Jesse Rose had been catching monkfish for years, but none of his friends ate it. He couldn’t even get his father to give it a try.
“I’ve been pushing free monkfish, handing it out,” said Rose, captain of F/V Midnight Our.
It took the accomplished captain a little while, but now his father loves monkfish. He just needed the right recipe.
Not everyone has a commercial fisherman for a son, lucky enough to be introduced to “poor man’s lobster” and assorted recipes, which is why the Cape Cod Commercial Fishermen’s Alliance has just published “Pier to Plate - A Cape Cod Recipe Book, Celebrating Local Seafood and the People who Harvest it.”
An old fisherman stands by the trap dock in Stage Harbor, looking to the heavens, hat in one hand, mooring chain in the other.
“He was Romanian, had been a priest and was in his 90s,” said Jamie Bassett looking at the black-and-white image of a bearded man, Martin, in oilskins.
“He collected cans and went shellfishing.
“The chains hearkened to a hard life. The chains were a metaphor. It was artistic I thought,” said Bassett with a chuckle at his younger self.
Bassett, now known for his fishery startups Chatham Kelp and Shellfish Broker, was an aspiring photographer a quarter of a century ago.
Born and raised in Chatham by his grandparents, working on the water, he had a talent for taking pictures. He had traveled around the world taking photos and when he was around 26 started to work for a “super successful” advertising and fine art photographer, Harry De Zitter.
Nelson Brace loved photography and fishing boats. He also loved creating a community. He did that in his volunteer work and by starting a Facebook page, Commercial Fishing Boats of New England, which collected and celebrated photos of commercial fishing boats.
The images were beautiful, and the camaraderie and swapping of fishy knowledge added patina. Brace also went out of his way to help others, for example when I called and asked if he had any pictures of fishing boats traversing the Cape Cod Canal. He did, and wanted to donate the images from a group of photographers that worked together: Photogs Я Us.
“Just name the group,” he said.
Here are some of the photographs he sent along; fishing boats using the canal to fishing grounds (New Bedford to Gulf of Maine, for example), Cape vessels going to New Bedford, captains steaming to their homeport in Sandwich Marina, a host of reasons.
The photographs are meant to show the importance of a canal often taken for granted, but they also show how Nelson Brace helped capture and share an industry that is important to all of us.
Brace passed away earlier this month. We are thankful for the community he helped create, that continues to grow.
We’re kicking off a new initiative here at the Alliance, and at first glance the focus might surprise you but the longer you ponder, the more sense it makes:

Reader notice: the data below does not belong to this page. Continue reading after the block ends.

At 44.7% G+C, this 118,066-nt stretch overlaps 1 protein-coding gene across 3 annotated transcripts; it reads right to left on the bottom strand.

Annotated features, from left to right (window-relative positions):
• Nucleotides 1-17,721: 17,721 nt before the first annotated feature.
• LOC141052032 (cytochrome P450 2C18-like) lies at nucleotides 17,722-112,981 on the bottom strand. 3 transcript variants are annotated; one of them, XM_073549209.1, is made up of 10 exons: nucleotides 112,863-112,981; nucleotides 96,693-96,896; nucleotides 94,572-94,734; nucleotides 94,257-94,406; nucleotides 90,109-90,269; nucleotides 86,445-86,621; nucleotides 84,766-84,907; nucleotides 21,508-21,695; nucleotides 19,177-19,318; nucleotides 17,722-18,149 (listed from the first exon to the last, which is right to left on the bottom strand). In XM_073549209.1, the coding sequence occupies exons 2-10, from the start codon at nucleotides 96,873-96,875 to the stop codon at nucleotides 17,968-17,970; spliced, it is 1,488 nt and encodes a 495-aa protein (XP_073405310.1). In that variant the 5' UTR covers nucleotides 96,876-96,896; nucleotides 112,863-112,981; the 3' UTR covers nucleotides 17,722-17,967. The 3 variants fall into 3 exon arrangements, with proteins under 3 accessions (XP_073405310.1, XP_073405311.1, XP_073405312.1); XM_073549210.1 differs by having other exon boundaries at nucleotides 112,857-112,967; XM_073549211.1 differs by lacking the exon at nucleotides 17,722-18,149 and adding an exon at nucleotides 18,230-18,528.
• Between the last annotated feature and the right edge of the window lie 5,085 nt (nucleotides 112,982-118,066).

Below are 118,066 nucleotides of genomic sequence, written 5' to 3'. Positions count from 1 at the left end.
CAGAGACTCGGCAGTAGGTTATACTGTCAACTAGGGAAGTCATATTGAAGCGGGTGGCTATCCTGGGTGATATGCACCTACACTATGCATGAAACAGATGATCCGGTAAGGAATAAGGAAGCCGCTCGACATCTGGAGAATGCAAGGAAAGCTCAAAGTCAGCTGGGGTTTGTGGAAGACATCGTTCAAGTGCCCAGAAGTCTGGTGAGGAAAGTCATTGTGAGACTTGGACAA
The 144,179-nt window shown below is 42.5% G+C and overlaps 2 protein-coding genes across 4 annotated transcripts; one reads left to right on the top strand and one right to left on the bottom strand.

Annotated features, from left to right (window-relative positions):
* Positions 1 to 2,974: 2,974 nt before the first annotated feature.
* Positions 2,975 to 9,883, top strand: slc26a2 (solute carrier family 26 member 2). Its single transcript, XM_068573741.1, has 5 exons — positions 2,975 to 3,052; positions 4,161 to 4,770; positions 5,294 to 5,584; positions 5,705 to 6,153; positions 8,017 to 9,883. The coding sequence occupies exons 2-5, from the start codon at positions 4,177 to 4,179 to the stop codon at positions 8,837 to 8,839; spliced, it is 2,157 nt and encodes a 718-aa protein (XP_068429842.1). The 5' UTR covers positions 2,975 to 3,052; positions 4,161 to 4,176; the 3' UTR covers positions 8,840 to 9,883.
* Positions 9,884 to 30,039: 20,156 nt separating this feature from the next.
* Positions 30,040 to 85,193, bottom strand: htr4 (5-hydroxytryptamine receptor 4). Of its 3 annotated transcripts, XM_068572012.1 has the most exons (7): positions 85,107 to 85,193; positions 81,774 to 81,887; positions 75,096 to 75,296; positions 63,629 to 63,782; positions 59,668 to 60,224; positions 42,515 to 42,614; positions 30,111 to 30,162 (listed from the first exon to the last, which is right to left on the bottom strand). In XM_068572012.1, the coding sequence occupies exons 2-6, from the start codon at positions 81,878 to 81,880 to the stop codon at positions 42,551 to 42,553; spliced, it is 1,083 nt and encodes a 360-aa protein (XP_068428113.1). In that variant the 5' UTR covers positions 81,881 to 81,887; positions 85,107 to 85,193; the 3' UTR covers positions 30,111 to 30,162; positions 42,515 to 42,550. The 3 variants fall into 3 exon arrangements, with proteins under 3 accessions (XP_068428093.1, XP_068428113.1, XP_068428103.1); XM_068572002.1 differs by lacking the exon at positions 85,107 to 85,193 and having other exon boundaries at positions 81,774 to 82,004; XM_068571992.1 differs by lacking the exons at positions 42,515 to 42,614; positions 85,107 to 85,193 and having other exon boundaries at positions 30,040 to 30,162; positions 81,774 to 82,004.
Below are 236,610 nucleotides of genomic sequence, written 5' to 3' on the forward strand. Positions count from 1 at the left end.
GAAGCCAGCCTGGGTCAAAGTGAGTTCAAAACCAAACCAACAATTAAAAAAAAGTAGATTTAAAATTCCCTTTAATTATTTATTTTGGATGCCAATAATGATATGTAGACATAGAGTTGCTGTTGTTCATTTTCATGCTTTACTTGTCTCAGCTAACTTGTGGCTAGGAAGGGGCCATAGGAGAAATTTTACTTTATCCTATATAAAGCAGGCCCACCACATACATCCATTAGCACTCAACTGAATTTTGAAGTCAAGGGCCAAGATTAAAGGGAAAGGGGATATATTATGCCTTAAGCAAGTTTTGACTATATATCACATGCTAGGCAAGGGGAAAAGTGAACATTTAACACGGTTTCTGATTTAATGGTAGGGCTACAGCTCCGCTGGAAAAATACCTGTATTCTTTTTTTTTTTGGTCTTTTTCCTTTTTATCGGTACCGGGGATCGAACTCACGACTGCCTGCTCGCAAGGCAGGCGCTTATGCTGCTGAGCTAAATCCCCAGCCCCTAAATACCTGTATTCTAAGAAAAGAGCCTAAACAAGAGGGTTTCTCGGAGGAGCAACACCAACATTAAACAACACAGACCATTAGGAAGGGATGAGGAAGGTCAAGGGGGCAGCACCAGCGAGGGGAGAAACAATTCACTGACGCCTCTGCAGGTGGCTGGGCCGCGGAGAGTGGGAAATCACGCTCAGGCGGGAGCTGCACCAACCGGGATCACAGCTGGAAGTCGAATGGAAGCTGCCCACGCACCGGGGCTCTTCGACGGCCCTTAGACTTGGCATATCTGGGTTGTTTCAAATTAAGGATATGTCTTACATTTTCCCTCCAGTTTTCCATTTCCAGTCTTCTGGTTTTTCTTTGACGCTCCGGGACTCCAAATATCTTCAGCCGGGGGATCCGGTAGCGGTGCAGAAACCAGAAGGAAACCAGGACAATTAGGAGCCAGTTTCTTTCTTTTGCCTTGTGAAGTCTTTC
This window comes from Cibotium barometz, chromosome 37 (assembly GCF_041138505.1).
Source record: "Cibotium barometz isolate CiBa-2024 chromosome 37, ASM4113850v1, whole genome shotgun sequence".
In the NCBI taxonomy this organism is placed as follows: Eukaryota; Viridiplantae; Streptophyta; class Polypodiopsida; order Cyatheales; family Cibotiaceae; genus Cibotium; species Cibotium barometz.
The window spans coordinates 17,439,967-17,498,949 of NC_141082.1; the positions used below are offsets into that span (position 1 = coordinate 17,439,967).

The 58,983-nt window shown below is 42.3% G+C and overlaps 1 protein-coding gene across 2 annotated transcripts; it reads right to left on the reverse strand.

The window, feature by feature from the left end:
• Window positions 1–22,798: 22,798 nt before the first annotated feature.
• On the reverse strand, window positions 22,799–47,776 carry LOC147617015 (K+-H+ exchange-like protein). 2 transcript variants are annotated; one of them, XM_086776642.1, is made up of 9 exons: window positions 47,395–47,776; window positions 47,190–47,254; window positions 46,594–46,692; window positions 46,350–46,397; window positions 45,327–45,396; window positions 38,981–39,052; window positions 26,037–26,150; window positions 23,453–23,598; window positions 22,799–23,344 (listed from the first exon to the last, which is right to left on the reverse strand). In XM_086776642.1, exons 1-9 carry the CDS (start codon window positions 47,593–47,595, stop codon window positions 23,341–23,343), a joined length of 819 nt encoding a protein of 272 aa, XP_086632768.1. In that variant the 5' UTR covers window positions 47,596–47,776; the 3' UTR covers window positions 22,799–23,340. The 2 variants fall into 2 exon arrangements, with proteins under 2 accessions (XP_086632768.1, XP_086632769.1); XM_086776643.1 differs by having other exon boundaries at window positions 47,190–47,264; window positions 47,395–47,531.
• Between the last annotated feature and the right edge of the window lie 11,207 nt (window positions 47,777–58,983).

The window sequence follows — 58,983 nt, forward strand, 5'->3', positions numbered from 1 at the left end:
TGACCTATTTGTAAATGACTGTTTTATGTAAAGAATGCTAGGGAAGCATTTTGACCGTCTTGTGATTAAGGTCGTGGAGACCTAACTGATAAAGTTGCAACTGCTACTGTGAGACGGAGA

We are going to offer as much help as we can to improve dredging for the harbors and ports in our communities.
·Without access to the sea, our fleet has no chance. Good dredging is like highway maintenance, crucial access for the economy and the movement of people and goods.
·This is not just a fishermen’s issue. All boaters need open channels. Every town relies on harbors functioning well. The Blue Economy turns a different color without dredging.
·Barnstable County has a dredging program already in place that has seen dramatic improvements over the past year or so. It is a big public works success, saving towns a lot of money, self-sustaining based on reasonable fees charged. We want to support and expand the program.
·Organizing community support for better dredging protocols will create the necessary pressure and profile to improve policies and funding. And there’s plenty of room for more support at both state and federal levels.
·We’re convinced that good dredging projects, properly located, do little or no environmental harm mainly because areas that need dredging by definition are dynamic, shoaling, shifting – not locations that by and large encourage fish or even shellfish density.
·Then there’s the great secondary benefit, using “spoils” piped out of the channels to replenish beaches and hold onto shoreline without having to “armor” the coast with rock walls that usually accelerate erosion at their edges.
Sounds like obvious public benefit, but all kinds of issues shoal up when it comes to dredging:
·State and federal permits can take forever, even when it’s a simple renewal of an existing approval.
·There are what people call TOY restrictions. No fun and games here, Time Of Year closures can make it impossible to get multiple projects done given a small window of time – and sometimes the supposed reason for the TOY restriction is because winter flounder, for example, might be spawning; no one has seen spawning winter flounder in our harbors for decades.
·Come summer, when the beaches are crowded, it’s also not a great time to start pumping sand above high tide. Not only do people hate having their beach blankets buried, but sometimes sand coming off the bottom doesn’t smell so great for a little while.
·The county has two hydraulic dredges as opposed to mechanical dredges. They do great work, but there are situations in which hydraulics don’t apply, you need to dig up the muck and dump it on a barge rather than piping it out. Investing in a mechanical dredge is something the county could do, pay for itself and provide better service. No way that scales for individual towns.
So no surprise that when the Massachusetts Division of Marine Fisheries, working with the UMass Boston Urban Harbors Institute and our team, surveyed every port in the Commonwealth to identify the most important issues harbormasters and fishermen say they face, dredging came back as number one, up and down the coast.